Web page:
The basic assumption of pastoral ministry is to change, comfort, sustain, guide, support and heal people as well as their communities (Louw 2004:7). Pastoral ministry as promissio therapy should not only focus on God's fulfilled promises (2004:7); it must also engage existential pathologies in terms of God's praxis for liberation. Promissio therapy distinguishes pastoral therapy from non-theological therapies and holds the potential to address critical existential human issues. Liberation therapy refers to liberation and transformation of existential and systemic pathologies. The uniqueness of pastoral ministry lies in its ability to provide transcendental and immanent hope for liberation (cf. Louw 2004:7). Promissio therapy offers meaning-imparting values. Liberation therapy seeks liberation practices and fosters values such as ethics, righteousness, reconciliation, reconstruction and the deconstruction of systemic pathologies. An eschatological, liberation and pneumatological perspective informs pastoral ministry (Louw 2004:8).
The notion of cura vitae becomes important for any pastoral theology that seeks to offer meaning and liberation. Existential challenges, such as socio-economic oppression, crime, HIV and Aids and xenophobia could be addressed by a pastoral approach that acknowledges the liberation of pathological conditions from the perspective of the healing of life (Louw 2008:11). Cura vitae is a Christian spiritual and contextual embodiment of contemporary existential life for its liberation and the healing of life. Louw (2004:12) argues that the question in suffering is not whether you have suffering, but how you live your suffering. The mere 'experiencing' of suffering can be destructive and inhuman. Pathological socio-economic paradigms and practices render the notion to 'live your suffering' as an ideal. The ability to live suffering is a question of human and community dignity, or survival. There is no dignity in pathological socio-economic conditions (Ehrenreich 2007). The objective for pastoral theology in contemporary South African communities is to empower people with more than just 'a vivid hope that fosters meaning and significance in life' (Louw 2008:16). Louw attempts to correct his position by opting for a pastoral ministry of affirmation (2004:16, 30). However, the question remains as to how one can be affirmed within a pathological system that threatens and drains the very life and moral fibre of struggling families and communities.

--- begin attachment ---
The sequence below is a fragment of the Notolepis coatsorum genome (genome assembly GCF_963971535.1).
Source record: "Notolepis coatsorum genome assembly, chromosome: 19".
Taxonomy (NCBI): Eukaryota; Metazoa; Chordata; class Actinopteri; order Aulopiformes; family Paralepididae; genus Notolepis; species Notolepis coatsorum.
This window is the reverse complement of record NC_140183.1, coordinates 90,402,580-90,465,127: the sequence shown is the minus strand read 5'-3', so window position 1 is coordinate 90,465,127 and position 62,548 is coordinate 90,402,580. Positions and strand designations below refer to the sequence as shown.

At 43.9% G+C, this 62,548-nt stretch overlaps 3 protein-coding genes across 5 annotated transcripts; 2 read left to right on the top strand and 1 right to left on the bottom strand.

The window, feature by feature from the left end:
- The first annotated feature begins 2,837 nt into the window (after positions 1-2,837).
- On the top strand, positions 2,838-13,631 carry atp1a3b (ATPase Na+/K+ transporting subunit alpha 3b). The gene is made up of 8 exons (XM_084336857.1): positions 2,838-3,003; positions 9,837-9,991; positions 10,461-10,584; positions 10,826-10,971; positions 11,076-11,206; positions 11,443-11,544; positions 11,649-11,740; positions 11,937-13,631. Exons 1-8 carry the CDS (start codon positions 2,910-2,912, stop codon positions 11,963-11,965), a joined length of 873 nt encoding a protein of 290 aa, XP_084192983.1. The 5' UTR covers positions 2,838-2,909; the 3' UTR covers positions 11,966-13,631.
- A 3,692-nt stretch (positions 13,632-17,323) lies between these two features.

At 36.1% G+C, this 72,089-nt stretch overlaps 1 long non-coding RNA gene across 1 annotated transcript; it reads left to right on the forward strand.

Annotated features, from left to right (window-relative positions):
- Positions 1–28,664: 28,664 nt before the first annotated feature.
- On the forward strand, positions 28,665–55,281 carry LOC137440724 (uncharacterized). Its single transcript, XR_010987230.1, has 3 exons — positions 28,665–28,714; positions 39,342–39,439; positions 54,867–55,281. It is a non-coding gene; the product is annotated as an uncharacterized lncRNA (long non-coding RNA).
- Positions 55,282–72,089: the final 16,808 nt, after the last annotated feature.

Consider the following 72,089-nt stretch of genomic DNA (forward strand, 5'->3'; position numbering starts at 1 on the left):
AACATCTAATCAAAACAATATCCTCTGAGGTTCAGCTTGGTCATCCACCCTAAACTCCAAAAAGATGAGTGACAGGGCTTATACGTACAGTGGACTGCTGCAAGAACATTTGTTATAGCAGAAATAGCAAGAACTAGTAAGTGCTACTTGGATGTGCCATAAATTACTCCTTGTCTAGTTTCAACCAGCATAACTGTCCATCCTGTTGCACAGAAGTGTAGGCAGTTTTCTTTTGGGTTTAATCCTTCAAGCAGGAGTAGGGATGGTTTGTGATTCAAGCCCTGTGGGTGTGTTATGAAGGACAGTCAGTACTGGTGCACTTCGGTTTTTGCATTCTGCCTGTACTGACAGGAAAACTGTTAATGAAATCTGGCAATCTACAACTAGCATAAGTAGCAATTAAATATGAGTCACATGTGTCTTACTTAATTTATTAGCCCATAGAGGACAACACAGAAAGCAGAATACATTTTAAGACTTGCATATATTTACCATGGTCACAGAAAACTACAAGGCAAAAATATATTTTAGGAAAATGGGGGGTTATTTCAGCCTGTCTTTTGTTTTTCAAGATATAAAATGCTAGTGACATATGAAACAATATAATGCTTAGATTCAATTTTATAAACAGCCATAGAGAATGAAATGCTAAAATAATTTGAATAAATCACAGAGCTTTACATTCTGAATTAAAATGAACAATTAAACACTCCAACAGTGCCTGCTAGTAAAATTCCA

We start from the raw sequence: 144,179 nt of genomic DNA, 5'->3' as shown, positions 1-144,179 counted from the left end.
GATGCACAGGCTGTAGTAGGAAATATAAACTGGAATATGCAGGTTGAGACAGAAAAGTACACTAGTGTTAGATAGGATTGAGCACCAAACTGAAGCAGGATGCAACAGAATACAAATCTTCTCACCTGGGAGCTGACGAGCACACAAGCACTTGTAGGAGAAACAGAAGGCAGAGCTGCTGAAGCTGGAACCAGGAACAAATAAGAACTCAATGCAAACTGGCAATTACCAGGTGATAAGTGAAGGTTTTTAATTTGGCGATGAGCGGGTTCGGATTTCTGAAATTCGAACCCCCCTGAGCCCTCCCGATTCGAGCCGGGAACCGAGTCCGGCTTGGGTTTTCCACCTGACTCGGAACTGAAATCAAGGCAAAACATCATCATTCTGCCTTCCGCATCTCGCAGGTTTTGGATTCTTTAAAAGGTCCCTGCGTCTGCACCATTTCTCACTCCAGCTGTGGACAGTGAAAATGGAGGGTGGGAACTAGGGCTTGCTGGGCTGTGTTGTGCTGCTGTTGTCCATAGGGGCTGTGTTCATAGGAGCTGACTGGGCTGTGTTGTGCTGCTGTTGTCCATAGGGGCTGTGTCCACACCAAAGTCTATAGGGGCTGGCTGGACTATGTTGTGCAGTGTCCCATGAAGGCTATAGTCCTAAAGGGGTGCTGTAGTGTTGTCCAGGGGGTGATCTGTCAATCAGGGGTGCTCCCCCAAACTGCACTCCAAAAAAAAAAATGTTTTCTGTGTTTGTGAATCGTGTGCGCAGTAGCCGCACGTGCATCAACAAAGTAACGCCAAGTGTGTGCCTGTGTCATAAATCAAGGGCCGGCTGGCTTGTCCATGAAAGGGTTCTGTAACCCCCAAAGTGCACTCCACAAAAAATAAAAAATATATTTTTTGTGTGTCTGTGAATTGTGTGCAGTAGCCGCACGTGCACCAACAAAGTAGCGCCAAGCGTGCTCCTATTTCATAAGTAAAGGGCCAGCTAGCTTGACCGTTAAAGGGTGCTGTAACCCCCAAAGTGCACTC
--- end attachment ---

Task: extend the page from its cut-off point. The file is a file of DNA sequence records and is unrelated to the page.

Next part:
Louw (2008:18) applies ontology11 in informing meaning and significance to the being functions of persons. Socio-economic being-functions of poor families and communities should form part of such an ontological perspective! Jesus' incarnation of the word of God undergirds the essence of the pastor's concrete being for God in pathological realities of life (Simmons 1989:519). Pastoral ministry of affirmation as ontology reconstructs the being status, dignity and identity of human beings (Louw 2008:30-32). Pastoral ministry as empowerment should incorporate a Christological and reconstruction (Botman 1993) and fortological12 perspective (Louw 2008:31). The value of fortology lies in its redefinition or reconstruction of pathologies for transformational, empowerment, growth and healing possibilities. Fortological empowerment is crucial for missional pastoral ministry, especially in recurring and persisting pathological socio-economic contexts (cf. Louw 2008:31).
MISSIONAL PASTORAL MINISTRY IN BLACK COMMUNITIES